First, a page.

For this cruise, the only activities we scheduled during online check-in were the Princess Gathering and a meet and greet with Anna and Elsa. Other than that we were just looking to explore the very basics, a wise decision on our part.
I had no idea what to pack. “What do people even wear on cruise ships?”, I wondered. During the day we mostly wore casual shorts and t-shirts if we weren’t wearing bathing suits and coverups. For dinner, we donned sundresses and polos, which worked perfectly.
One thing I wish I knew was how much “Pirate Night” is. Each cruise will have a pirate night onboard which includes costumes, fireworks, dance parties and more! Everyone will receive a bandana in their stateroom for that evening, but you will also see guests in full-on pirate attire. It was incredible. By no means do you need to go out and spend hundreds of dollars to look like Captain Jack Sparrow, but some “piratey” flare and inspired-attire will help you to fit right in.
Other than that a few items I’d recommend bringing:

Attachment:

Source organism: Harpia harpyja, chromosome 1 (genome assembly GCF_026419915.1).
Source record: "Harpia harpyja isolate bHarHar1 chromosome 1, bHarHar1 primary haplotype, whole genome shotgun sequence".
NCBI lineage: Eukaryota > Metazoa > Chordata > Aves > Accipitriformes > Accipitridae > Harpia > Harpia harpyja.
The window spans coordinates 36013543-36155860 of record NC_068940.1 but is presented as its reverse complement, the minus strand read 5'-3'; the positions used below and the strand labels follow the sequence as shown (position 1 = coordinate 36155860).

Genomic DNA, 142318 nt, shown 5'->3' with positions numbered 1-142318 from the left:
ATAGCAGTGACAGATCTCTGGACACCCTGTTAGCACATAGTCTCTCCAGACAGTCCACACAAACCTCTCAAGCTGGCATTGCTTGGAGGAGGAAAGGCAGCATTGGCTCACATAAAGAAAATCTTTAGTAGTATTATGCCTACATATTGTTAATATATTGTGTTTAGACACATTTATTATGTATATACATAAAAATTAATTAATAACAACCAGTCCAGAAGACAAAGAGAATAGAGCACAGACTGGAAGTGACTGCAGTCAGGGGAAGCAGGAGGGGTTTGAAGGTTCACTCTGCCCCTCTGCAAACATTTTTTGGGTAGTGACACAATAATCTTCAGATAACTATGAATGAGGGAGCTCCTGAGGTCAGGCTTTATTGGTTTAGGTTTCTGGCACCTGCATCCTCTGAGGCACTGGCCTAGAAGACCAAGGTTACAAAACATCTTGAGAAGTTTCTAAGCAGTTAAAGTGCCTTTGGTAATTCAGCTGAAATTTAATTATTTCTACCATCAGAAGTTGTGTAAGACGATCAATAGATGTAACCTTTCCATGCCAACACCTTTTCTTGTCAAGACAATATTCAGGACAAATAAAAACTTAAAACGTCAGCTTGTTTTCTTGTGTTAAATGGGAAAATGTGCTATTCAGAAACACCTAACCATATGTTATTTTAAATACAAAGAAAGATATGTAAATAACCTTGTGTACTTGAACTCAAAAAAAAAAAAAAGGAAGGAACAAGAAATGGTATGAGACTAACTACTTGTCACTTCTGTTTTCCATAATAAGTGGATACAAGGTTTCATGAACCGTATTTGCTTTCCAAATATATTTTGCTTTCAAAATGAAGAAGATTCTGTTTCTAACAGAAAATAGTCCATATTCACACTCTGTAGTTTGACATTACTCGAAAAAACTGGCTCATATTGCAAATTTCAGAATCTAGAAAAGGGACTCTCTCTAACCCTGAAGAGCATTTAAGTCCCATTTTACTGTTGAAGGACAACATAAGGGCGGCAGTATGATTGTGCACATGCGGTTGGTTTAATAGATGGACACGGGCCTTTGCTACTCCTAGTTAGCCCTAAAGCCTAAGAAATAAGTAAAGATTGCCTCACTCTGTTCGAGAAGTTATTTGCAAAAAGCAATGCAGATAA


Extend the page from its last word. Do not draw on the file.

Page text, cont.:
- large cups with lids and straws (makes it easy to bring a drink back to your room at the end of the day without worrying about spilling)
- passport (or other travel documents)
- bathing suit (assuming you’re not sailing to Alaska in the winter)
- camera (or your phone)
In my opinion, less is best! Keep in mind you’ll need to store everything that you do bring and the staterooms may be a bit smaller than what you expect. Also, keep in mind that Disney will provide towels and life jackets, so there’s no need to worry about either of those!
Your arrival day (embarkation in “cruise speak”) will mostly be spent boarding the ship and getting yourself settled. We spent the night prior to the cruise at Disney’s Animal Kingdom Lodge and decided to use Disney’s cruise transfer to Port Canaveral. We left AKL around 11 AM and still had stops to make at Disney’s Coronado Springs and Disney’s All-Star Music Resort. By the time everyone boarded and we were off to Port Canaveral we didn’t arrive until around 1:00 PM.